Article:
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Food and Drink, France, STUNTS

Pedalling through Normandy and Brittany

  Cycling

Must... work... off... lunch...: Paying for meals bathed in butter along Normandy's country roads

While the rest of the world has turned its back on clarified butter, Normandy has not, and for this it is deserving of high praise. This means, however, that if you're going to travel along the coast of Normandy, you may wish to consider a high-cardio form of locomotion, especially if you're going to be doing things like eating a sole that took its final swim in sea of clarified butter.

Cross-country skiing would be your best choice, but Normandy has what the French call le climat oceanique, which is just a sophisticated way of saying "British weather." It's prone to cloud cover and rain, and by cloud cover I mean a thick, gooey blanket of light-sucking grey, and by rain I mean an interminable drizzle. There is no snow, but there are roads, and so the logical choice is also a fun one: the bicycle.

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Food and Drink, France, STUNTS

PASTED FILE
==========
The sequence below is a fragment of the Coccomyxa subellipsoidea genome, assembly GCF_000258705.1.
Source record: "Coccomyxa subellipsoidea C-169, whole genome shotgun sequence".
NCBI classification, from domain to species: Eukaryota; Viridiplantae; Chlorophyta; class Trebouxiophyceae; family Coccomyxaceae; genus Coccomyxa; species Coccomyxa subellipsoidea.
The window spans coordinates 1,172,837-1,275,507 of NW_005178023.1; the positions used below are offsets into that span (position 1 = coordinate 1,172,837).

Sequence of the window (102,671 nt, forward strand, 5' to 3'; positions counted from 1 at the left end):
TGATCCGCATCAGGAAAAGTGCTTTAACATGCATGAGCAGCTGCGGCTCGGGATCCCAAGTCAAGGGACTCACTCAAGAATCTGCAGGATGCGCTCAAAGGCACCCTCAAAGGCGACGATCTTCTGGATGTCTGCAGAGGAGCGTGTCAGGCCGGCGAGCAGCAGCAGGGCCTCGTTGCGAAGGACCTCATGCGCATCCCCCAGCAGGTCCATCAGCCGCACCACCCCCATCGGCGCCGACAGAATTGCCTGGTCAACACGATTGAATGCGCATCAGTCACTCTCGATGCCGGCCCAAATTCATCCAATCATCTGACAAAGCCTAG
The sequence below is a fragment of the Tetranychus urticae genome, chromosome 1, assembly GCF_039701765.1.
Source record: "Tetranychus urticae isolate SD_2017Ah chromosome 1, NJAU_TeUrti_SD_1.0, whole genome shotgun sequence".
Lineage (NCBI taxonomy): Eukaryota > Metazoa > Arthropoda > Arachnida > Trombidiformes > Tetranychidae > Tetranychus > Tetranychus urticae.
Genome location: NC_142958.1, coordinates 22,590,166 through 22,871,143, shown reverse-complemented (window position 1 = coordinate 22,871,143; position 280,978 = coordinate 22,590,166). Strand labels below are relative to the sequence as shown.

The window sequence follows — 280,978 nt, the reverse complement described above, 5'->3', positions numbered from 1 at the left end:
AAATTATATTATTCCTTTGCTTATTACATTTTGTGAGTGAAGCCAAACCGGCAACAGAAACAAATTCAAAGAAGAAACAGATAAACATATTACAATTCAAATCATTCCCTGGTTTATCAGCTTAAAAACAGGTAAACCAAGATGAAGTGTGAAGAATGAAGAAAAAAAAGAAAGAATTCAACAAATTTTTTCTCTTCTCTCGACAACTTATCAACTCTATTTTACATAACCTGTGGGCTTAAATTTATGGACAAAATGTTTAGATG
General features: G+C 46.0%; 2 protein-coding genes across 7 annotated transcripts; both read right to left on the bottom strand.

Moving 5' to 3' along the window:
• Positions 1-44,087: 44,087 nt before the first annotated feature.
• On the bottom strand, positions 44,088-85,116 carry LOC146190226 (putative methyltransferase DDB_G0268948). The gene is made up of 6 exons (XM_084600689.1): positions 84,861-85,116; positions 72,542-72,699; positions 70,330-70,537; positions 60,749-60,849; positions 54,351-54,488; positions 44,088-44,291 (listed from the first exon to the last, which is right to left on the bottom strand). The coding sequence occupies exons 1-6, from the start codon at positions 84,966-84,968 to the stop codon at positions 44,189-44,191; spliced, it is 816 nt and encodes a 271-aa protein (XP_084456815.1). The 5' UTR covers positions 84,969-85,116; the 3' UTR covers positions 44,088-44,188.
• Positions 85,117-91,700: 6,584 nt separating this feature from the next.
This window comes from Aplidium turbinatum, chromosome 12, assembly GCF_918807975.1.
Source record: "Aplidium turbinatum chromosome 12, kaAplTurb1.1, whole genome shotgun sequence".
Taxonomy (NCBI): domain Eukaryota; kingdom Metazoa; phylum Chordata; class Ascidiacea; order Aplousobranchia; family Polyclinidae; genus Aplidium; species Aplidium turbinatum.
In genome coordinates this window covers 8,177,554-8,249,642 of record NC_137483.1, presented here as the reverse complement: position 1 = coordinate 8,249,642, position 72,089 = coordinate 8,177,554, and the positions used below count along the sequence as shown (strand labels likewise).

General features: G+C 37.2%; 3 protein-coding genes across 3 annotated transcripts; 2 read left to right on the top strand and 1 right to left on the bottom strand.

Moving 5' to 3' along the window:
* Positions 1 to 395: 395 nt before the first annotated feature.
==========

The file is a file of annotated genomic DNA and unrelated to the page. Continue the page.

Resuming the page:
Working the Land in Burgundy

Terroir

A handful of Burgundian dirt: Is this the soil that launched a thousand sips?

Bad news was waiting in Burgundy: A wind was blowing. It was a perfect day to send up a kite, and therefore absolutely not perfect for going up in a hot air balloon, which was the reason I had driven all the way from Monaco. I was, in other words, grounded.

If there's a place on this planet to get grounded, however, it's Burgundy, and the reason has to do with the ground. It consists of a layer of clay soil -- from a geological point of view, a thin film -- and beneath it is limestone bedrock. It is the most delicious ground in the world. It is so delicious that buyers from France, the United States, Japan, Great Britain, Russia, and almost every other country are prepared to pay as much as $2,500 for a bottle of that ground. There are no rocks or soil in those slope-shouldered bottles. There is wine: red or white.

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